The Expat Chat is a weekday podcast where we interview inspiring expats who have thrown off the constraints of western congestion to enjoy their dream lifestyle in other parts of the world...often for a fraction of their cost of living back home. If you want the travels of Rick Stearn with the freedom of Tim Ferriss this podcast is for you.Subscribe today.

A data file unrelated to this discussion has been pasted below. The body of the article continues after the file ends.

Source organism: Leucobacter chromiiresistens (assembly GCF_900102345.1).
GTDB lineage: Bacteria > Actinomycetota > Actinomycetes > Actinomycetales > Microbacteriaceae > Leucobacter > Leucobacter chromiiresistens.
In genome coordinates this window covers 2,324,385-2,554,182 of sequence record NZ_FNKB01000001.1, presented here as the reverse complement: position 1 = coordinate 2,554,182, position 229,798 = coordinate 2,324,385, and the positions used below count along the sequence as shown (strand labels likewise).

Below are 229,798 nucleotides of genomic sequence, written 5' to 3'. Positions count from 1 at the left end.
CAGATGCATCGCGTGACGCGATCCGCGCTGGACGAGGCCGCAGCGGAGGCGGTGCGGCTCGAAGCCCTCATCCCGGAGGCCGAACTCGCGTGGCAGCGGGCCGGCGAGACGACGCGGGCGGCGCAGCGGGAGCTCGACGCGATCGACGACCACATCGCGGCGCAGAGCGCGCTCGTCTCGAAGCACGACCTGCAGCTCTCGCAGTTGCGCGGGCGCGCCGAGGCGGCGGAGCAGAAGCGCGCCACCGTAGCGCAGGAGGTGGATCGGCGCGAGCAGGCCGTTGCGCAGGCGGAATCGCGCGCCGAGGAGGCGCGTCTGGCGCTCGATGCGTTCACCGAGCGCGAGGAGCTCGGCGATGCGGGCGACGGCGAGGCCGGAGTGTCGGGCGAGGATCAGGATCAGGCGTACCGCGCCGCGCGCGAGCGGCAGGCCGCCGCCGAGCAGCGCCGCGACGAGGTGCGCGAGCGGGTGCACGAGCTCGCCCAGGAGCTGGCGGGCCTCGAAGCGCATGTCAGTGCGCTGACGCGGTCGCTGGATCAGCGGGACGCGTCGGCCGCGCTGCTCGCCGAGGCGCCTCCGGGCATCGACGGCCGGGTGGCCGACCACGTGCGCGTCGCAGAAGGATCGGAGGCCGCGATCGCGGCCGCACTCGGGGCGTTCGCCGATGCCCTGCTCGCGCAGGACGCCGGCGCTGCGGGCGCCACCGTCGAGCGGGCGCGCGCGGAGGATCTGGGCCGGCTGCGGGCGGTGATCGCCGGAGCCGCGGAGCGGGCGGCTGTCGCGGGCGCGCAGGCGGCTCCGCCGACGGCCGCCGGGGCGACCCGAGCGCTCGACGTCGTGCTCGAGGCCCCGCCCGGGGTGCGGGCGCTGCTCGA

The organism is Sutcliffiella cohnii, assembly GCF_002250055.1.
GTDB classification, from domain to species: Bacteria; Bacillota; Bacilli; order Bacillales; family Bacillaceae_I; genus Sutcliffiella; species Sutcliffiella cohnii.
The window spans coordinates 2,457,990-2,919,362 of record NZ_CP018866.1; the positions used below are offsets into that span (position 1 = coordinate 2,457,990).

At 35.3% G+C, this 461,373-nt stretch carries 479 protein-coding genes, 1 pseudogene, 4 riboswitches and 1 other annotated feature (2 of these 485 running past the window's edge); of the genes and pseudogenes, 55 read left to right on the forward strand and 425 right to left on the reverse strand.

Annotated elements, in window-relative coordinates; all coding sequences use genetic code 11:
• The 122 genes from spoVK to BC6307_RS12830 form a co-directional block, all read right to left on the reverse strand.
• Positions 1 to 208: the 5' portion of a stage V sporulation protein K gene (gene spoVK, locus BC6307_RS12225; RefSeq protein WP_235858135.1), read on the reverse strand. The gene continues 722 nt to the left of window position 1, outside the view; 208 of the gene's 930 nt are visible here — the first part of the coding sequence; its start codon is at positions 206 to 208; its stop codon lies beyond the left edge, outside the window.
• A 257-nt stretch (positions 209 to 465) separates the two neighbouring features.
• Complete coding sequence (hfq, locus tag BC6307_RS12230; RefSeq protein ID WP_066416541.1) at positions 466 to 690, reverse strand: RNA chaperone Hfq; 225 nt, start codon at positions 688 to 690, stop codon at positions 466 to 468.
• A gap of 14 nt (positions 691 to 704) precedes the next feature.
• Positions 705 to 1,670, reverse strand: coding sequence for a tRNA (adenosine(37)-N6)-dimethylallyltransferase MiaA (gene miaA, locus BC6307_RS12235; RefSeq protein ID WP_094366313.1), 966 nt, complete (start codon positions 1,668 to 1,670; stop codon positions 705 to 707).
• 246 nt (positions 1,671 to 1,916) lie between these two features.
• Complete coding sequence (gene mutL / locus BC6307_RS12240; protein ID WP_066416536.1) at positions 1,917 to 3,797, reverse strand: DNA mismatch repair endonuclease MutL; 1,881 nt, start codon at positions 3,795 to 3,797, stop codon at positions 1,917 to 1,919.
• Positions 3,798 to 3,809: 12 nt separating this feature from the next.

In today's interview we speak with Martin and Lorena Cagnotti - two expat Argentinians who made the decision 13 years ago to move from their home town of Buenos Aires to the hubbub of Mexico City. After 7 years there they have now settled into the idyllic seaside community of Playa del Carmen where they are raising their two children through unschooling. We met up with them to discuss living in one of the world's largest cities, why they moved to Playa del Carmen and to talk about many of the myths and fears round home schooling and unschooling children and why they feel it has been the best thing for their development. You can follow their adventures and ask them questions about living in Playa del Carmen at their website, http://thenomadicadventures.com . If you're a family and into home exchanging with other families of similar age then check out their new home swapping website www.familyhomeexchange.com What I learned from speaking with Martin and Lorena: Mexico City has an unfair reputation as an unsafe place to visit. The Cagnotti's loved their time there and had no issues with safety. Mexico is a city of extremes in wealth and poverty yet all seem to live together side by side with no ill feeling or tension. Playa del Carmen offers a quieter lifestyle than the busier party town of Cancun only an hour away. If you're after a slower pace of life it's certainly an option with an increasing number of expat families and retirees settling there. Like any holiday town it has it's tourists areas and local areas and it's important to get out and about and explore beyond the beaches if looking to shift there (if you want to know more about Cancun check out our interview with Jen and Jay Kerwood) Unschooling is not about leaving your children to run amuck. It is really about letting them discover what they are interested in then showing them how to learn the relevant skills to help them. By understanding why they need to learn and how to practically apply it, it gives their learning more purpose and gives them a reason to learn. Unschooling or home schooling doesn't mean your children are outside the curriculum indefinitely. In Mexico they are still able to pass exams that allow them to tick the right boxes for further education and as Lainie Liberti also spoke about more and more colleges and universities are accepting children who have been raised in an unschooled environment. As Alyson Long and Andrew and Daryl Grant will also testify to unschooling or home schooling does not leave your children lacking for social interaction. The Cagnotti kids still attend classes in art and music and interact more often with other children who are being home schooled or unschooled than they would have done in the classroom environment. They love what unschooling has offered them and wouldn't change what they are doing.